After spending time last summer examining who its customers are and talking with a diverse group of people, the Council of Entrepreneurial Development (CED) says it has decided to can its annual Money & Markets conference.

The event provided entrepreneurs with information and resources about financing, exit strategies, securing investors and creating value. The event typically takes place in early February.

“Two years ago, everybody had a fairly similar funding path,” says Monica Doss, executive director of the CED. “What we’ve found is that the funding models are so diverse right now that we didn’t think the conference format was the best way attack this chunk of knowledge [regarding finance].”

Doss says the organization is looking to deliver knowledge in more “bite-sized chunks” so that information would be less general and tailored more specifically for certain groups of entrepreneurs. Some bootstrapped companies may be focused on securing Small Business Innovation Research grants, while others are seeking traditional venture capital financing.

For example, says Doss, in mid-August the CED hosted a boot camp for life science companies that may potentially go public in the next year. “It was a small-group environment with bankers from New York, and no service providers,” she says.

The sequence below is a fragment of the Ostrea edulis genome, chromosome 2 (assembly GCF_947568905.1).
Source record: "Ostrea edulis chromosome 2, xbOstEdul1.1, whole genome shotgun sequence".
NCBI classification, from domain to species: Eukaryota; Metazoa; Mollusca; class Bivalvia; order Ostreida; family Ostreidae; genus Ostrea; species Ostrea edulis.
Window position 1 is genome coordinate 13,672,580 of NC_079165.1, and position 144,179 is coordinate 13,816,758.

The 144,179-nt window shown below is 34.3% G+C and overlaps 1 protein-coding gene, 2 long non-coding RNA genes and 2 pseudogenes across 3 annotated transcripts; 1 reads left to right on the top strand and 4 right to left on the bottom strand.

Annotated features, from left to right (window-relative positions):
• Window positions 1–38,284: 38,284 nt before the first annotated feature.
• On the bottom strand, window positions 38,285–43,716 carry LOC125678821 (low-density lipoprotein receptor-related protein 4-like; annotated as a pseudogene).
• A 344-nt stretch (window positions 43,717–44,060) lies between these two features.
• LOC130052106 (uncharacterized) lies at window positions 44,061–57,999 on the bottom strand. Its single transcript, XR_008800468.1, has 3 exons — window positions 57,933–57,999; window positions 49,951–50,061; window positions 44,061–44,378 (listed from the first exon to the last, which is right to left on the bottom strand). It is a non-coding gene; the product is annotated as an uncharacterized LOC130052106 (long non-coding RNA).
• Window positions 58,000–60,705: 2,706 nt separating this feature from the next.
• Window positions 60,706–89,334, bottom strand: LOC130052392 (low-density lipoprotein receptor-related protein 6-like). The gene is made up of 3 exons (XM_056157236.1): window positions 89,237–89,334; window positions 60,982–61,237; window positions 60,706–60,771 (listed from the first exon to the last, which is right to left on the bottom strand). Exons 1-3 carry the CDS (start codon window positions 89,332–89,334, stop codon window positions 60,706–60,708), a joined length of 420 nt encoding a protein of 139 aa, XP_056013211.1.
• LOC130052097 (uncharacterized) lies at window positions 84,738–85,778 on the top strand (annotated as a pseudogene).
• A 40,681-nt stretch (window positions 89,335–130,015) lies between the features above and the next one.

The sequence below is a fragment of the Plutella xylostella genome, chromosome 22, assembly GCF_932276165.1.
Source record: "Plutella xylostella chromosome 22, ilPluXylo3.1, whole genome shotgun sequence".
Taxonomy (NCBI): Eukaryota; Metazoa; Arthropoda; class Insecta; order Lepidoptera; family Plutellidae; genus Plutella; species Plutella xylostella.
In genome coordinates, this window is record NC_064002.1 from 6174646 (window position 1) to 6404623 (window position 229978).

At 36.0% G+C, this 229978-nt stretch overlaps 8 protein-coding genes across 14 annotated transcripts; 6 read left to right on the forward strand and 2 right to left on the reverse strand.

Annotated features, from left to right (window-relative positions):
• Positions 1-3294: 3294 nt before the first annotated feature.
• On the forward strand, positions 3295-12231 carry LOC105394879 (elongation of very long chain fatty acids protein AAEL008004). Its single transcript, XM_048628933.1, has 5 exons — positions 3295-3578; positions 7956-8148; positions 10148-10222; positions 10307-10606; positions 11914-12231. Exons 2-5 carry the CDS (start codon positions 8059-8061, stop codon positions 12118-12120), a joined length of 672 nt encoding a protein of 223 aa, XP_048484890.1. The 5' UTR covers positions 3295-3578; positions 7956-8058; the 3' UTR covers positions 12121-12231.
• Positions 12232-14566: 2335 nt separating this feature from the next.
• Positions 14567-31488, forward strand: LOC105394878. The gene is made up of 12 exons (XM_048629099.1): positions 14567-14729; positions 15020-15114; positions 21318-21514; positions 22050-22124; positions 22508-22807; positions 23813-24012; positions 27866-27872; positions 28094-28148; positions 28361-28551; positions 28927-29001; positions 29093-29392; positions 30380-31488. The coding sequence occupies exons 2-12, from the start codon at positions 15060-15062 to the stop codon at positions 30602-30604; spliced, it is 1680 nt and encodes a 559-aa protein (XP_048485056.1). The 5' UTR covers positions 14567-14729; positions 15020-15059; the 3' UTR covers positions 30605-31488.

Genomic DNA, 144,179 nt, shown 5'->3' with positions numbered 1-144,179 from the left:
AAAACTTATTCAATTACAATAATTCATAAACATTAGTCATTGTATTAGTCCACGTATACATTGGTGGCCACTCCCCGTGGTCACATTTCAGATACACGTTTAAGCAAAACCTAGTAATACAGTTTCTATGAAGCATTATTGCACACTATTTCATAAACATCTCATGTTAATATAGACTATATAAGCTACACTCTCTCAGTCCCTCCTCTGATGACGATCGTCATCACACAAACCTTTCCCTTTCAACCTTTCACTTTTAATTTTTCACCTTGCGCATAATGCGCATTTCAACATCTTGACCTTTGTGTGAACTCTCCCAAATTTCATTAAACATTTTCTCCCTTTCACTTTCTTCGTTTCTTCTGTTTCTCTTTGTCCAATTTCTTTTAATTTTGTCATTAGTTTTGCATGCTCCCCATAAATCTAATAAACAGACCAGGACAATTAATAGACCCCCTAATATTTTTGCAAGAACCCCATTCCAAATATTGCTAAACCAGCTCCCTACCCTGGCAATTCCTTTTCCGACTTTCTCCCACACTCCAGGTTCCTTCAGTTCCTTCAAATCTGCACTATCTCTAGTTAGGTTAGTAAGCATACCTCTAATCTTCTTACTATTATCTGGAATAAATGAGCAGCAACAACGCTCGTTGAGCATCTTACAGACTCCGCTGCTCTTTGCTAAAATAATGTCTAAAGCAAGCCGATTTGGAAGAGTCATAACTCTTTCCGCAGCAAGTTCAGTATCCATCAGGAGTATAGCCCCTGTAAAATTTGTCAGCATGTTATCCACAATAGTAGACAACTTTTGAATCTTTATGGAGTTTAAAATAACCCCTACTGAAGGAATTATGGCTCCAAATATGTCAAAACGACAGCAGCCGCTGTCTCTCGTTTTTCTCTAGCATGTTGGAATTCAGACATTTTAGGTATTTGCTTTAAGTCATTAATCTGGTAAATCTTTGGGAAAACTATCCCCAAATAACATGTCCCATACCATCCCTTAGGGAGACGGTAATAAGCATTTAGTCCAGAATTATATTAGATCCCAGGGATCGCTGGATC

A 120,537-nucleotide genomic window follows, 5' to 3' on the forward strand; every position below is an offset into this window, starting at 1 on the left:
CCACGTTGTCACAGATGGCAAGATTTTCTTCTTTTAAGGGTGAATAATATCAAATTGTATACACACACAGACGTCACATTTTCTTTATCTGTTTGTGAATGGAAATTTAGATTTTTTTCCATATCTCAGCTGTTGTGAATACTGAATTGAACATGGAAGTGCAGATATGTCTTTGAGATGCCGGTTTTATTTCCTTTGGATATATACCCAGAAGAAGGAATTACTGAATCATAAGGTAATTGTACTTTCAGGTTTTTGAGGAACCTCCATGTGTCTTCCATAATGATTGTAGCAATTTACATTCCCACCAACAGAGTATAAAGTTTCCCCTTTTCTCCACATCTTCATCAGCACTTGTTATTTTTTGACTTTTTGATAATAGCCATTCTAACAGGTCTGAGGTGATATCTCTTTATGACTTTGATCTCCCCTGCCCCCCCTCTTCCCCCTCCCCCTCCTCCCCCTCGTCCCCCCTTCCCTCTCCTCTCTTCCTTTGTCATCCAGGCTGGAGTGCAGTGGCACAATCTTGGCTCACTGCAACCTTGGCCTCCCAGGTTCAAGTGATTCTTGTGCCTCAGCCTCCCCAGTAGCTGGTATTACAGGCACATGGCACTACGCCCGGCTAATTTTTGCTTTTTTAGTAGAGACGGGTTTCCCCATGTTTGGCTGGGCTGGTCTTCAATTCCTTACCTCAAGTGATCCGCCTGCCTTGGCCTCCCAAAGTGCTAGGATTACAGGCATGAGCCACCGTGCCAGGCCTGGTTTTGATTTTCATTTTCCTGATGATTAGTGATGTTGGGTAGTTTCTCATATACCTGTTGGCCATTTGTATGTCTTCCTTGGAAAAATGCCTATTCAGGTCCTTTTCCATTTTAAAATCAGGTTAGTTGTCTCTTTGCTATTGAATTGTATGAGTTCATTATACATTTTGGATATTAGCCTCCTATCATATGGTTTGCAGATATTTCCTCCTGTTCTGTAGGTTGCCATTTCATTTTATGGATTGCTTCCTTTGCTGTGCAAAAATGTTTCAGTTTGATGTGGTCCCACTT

Research conducted by the CED also indicated that entrepreneurs were less willing than before to commit to an all-day conference, since many budding entrepreneurs also have separate day jobs.

As a result, the CED is launching in 2004 Engage, a series of half-day programs, as LTW reported earlier this week. The format will include a keynote speaker, panel discussions and workshops and a networking event. But Engage isn’t replacing Money & Markets; it will target a number of different topics beyond finance.

Doss says Engage will be more affordable for entrepreneurs, provide more return on their time investment and give them the option to pick and choose the programs they’re interested in.

Doss adds that Money & Markets was a profitable conference that did well and made money.